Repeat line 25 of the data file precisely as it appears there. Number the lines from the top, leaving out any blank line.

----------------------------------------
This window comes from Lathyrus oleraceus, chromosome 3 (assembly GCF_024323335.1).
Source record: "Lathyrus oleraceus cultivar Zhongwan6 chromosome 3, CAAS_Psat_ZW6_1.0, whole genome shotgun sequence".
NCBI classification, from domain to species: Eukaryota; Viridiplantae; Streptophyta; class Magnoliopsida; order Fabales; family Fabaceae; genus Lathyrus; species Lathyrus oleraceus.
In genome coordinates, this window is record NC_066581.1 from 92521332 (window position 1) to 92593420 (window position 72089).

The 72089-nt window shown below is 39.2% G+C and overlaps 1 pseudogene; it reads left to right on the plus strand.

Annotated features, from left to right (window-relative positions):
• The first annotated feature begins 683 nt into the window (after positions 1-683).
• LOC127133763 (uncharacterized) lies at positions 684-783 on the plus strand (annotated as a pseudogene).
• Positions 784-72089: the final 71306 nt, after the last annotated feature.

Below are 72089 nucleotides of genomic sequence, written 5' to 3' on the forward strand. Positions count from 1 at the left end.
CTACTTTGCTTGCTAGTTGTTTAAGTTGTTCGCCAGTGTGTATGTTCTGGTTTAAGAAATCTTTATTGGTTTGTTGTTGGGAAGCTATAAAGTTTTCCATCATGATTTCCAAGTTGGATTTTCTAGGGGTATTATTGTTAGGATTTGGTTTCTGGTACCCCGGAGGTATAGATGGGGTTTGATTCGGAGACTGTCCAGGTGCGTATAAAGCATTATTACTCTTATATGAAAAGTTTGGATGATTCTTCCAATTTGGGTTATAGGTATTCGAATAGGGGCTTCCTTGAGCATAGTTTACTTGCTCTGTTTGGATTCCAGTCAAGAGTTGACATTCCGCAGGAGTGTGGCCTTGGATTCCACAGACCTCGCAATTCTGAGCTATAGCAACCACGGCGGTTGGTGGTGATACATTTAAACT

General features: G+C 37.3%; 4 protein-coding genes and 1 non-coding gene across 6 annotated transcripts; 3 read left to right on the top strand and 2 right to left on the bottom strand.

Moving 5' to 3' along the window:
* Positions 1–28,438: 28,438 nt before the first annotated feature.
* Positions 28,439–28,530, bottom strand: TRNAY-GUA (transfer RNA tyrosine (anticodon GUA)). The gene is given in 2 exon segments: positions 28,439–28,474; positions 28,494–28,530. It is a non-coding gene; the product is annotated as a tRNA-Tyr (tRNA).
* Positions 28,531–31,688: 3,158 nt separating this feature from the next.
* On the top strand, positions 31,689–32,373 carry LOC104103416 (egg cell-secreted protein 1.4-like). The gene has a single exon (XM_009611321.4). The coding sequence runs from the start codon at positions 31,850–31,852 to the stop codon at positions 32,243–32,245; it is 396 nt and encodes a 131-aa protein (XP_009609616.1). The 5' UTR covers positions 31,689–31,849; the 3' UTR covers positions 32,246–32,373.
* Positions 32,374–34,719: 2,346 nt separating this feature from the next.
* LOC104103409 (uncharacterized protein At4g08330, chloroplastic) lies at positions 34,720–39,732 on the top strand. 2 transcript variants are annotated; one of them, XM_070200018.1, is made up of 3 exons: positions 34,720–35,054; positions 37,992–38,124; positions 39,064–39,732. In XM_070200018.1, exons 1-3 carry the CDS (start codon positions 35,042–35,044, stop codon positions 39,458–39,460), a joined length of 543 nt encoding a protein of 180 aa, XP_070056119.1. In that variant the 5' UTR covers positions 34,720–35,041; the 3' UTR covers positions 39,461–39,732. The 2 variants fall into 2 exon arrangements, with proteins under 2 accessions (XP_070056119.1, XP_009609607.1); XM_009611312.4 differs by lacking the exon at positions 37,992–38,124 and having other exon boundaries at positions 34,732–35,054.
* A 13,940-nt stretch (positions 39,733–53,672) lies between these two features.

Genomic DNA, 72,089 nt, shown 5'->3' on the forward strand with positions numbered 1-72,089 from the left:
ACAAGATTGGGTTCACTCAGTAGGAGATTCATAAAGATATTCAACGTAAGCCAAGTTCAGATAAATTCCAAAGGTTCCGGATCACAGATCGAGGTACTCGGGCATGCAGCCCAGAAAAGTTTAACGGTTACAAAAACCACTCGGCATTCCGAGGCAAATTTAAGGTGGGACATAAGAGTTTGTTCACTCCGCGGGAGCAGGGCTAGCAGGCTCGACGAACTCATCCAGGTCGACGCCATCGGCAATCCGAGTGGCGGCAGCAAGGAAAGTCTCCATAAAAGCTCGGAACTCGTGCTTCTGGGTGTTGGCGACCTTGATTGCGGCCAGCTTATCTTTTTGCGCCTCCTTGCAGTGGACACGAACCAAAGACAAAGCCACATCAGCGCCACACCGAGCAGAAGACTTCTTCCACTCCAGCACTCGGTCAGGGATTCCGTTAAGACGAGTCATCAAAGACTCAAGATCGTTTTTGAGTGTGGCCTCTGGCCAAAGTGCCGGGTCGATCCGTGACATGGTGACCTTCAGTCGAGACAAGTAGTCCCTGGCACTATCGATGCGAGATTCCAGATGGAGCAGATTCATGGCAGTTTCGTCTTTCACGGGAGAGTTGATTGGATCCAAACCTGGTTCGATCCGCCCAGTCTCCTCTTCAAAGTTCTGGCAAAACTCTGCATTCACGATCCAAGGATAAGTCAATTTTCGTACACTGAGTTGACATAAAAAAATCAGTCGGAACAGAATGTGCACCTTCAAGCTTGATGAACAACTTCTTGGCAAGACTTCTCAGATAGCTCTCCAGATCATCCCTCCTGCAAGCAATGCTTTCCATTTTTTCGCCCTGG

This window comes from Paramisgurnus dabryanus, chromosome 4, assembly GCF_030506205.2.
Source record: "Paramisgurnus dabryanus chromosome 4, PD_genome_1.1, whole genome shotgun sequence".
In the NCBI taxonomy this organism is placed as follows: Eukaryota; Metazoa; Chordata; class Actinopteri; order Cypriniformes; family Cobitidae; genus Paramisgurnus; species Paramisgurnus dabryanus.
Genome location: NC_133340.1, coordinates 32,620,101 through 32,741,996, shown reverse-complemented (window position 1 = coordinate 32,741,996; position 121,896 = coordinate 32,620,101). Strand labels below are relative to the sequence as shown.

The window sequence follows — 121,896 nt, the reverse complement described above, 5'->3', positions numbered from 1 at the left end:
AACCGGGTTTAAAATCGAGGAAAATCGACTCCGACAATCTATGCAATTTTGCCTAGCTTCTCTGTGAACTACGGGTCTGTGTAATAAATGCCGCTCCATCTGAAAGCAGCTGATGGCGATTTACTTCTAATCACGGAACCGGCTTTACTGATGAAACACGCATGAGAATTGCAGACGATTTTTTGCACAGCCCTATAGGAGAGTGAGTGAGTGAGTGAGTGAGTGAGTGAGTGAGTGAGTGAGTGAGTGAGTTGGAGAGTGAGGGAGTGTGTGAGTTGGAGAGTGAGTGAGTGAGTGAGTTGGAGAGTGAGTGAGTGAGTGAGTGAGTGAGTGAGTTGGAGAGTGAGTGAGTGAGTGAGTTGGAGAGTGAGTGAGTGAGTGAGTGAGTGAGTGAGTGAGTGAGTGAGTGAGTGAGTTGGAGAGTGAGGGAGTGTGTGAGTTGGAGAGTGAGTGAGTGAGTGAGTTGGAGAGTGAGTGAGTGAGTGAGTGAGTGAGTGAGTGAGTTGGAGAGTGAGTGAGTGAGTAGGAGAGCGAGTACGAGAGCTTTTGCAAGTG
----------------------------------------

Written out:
In the NCBI taxonomy this organism is placed as follows: Eukaryota; Metazoa; Chordata; class Actinopteri; order Cypriniformes; family Cobitidae; genus Paramisgurnus; species Paramisgurnus dabryanus.